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Leaked documents show a long history of dangerous methane gas levels at Queensland's Grosvenor mine.

Leaked documents show a long history of dangerous methane gas levels at Queensland’s Grosvenor mine.

 A Queensland coal mine recorded dangerous methane levels at least 98 times in the four years before a blast severely injured five workers.

Internal state government and corporate documents, cited by The Australian, show Anglo American’s Grosvenor underground mine was plagued by “high-potential incidents” ahead of the fatalities in May.The documents also show the government’s mines inspectorate repeatedly visited the underground site but never ordered Anglo to suspend operations.

The documents show that in 2016 and 2017 the mine had a series of rock fractures that released uncontrolled levels of methane.

Those incidents sparked investigations and in October 2017 Anglo was warned methane monitors might not be providing true readings and that undetected explosive levels of methane could be present, The Australian reported on Monday.

Inspectors told Anglo that Grosvenor, as a single mine, was responsible for 60 per cent of all methane exceedances in the state’s nine underground mines.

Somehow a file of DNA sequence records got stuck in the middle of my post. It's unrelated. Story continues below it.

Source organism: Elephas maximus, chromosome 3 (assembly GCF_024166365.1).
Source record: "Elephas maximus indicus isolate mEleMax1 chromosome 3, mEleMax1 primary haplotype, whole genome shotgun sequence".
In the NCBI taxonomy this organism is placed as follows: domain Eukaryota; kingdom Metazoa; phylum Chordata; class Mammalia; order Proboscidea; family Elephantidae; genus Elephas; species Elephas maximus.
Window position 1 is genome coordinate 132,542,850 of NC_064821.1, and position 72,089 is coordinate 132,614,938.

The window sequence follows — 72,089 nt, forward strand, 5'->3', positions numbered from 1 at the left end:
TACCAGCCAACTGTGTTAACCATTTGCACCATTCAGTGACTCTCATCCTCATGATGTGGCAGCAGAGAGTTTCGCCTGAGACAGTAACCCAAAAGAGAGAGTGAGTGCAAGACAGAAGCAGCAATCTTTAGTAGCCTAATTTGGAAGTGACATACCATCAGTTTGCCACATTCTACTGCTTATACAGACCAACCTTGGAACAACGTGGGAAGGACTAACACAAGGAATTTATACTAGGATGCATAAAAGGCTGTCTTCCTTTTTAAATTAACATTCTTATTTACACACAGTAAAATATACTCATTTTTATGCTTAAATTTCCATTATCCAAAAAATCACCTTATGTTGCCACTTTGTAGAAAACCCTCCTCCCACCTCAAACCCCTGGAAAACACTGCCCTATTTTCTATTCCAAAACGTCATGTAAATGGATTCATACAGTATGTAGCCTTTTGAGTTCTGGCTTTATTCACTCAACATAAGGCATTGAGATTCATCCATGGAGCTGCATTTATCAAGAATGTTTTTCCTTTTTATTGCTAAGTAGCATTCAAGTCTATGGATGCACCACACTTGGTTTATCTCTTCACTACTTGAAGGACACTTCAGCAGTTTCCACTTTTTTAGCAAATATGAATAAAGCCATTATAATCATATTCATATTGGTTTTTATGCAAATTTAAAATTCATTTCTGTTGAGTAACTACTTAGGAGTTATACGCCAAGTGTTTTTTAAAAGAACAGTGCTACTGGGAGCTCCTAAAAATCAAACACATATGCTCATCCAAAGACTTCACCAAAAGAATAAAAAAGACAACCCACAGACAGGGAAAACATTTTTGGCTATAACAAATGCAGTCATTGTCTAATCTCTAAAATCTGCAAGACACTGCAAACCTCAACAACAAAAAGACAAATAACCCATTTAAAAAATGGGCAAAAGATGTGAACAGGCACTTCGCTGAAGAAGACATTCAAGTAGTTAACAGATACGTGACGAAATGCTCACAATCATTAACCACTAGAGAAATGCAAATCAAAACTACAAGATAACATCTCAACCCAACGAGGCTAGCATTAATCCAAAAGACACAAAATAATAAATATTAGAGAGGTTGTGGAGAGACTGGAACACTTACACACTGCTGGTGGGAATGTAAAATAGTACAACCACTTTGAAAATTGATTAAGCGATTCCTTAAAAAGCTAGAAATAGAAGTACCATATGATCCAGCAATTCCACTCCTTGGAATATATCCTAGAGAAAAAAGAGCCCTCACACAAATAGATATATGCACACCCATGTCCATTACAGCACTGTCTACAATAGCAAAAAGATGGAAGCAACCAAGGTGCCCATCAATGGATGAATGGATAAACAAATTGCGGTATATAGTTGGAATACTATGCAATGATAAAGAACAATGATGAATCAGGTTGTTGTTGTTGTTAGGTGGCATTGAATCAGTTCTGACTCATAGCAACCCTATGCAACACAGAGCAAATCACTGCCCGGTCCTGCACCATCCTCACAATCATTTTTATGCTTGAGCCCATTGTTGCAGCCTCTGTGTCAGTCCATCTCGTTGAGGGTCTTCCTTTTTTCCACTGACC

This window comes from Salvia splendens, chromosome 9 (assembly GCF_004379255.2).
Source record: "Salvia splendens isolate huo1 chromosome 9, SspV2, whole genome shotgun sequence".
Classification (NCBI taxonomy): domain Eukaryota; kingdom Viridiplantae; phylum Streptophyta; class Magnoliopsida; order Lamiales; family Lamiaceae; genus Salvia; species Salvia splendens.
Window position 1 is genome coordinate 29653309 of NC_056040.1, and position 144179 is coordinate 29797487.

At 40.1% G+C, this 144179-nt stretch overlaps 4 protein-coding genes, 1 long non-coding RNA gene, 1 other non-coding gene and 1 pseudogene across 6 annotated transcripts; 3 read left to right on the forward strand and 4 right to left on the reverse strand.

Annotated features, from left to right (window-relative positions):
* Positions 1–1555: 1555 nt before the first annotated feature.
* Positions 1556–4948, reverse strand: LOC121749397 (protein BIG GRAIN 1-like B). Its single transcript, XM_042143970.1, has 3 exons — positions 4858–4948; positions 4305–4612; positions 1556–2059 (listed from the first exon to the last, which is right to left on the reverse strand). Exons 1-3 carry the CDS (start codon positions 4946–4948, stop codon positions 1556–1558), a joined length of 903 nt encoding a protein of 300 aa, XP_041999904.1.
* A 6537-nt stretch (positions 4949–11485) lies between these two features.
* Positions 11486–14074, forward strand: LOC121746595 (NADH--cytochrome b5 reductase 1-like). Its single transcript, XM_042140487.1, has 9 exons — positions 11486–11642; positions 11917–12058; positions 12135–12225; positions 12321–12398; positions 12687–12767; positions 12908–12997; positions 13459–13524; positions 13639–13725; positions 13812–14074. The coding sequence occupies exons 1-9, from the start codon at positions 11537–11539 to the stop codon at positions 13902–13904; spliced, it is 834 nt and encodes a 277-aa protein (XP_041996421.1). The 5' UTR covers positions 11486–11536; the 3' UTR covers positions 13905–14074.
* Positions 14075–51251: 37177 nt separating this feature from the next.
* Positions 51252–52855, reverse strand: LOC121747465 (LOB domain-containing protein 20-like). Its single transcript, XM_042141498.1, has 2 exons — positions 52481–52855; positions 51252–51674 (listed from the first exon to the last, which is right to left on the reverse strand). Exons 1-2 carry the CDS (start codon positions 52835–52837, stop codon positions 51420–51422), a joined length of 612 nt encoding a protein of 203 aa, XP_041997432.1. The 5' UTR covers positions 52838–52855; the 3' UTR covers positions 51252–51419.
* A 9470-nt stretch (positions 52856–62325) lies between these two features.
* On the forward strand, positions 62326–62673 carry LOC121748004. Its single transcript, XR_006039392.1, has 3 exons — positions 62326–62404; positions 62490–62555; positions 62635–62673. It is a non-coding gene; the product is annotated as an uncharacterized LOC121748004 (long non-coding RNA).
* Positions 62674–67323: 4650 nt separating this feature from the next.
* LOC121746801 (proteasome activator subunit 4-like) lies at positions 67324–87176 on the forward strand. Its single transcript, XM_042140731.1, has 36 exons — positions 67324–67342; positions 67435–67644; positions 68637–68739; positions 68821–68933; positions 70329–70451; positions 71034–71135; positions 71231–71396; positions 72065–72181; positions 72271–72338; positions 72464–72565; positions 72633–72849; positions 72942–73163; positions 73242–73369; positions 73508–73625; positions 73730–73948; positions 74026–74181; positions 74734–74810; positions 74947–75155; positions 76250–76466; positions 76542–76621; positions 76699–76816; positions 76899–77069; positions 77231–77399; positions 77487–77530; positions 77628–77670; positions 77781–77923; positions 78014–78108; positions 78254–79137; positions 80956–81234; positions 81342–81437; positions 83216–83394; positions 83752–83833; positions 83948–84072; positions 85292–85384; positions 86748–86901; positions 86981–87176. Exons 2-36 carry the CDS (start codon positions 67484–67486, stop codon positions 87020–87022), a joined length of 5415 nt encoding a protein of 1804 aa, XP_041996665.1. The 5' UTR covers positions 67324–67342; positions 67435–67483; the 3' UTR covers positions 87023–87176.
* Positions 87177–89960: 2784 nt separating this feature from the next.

In May 2018, Anglo was finally warned the mine’s continued methane “high-potential incidents” was unsatisfactory and must be minimised or eliminated.

But there were at least 31 more high-methane incidents between then and the explosion on May 6 this year, which left five workers fighting for life. Four of them are still in hospital while the fifth has been released.

An Anglo American spokeswoman told The Australian many of the high-methane incidents were picked up by the mine’s extra sensors.

A spokesman for the Queensland Mines Inspectorate would not say why Grosvenor wasn’t ordered to suspend mining in response to the incidents.

An independent inquiry will determine what caused the explosion. The state government is expecting an interim report in August.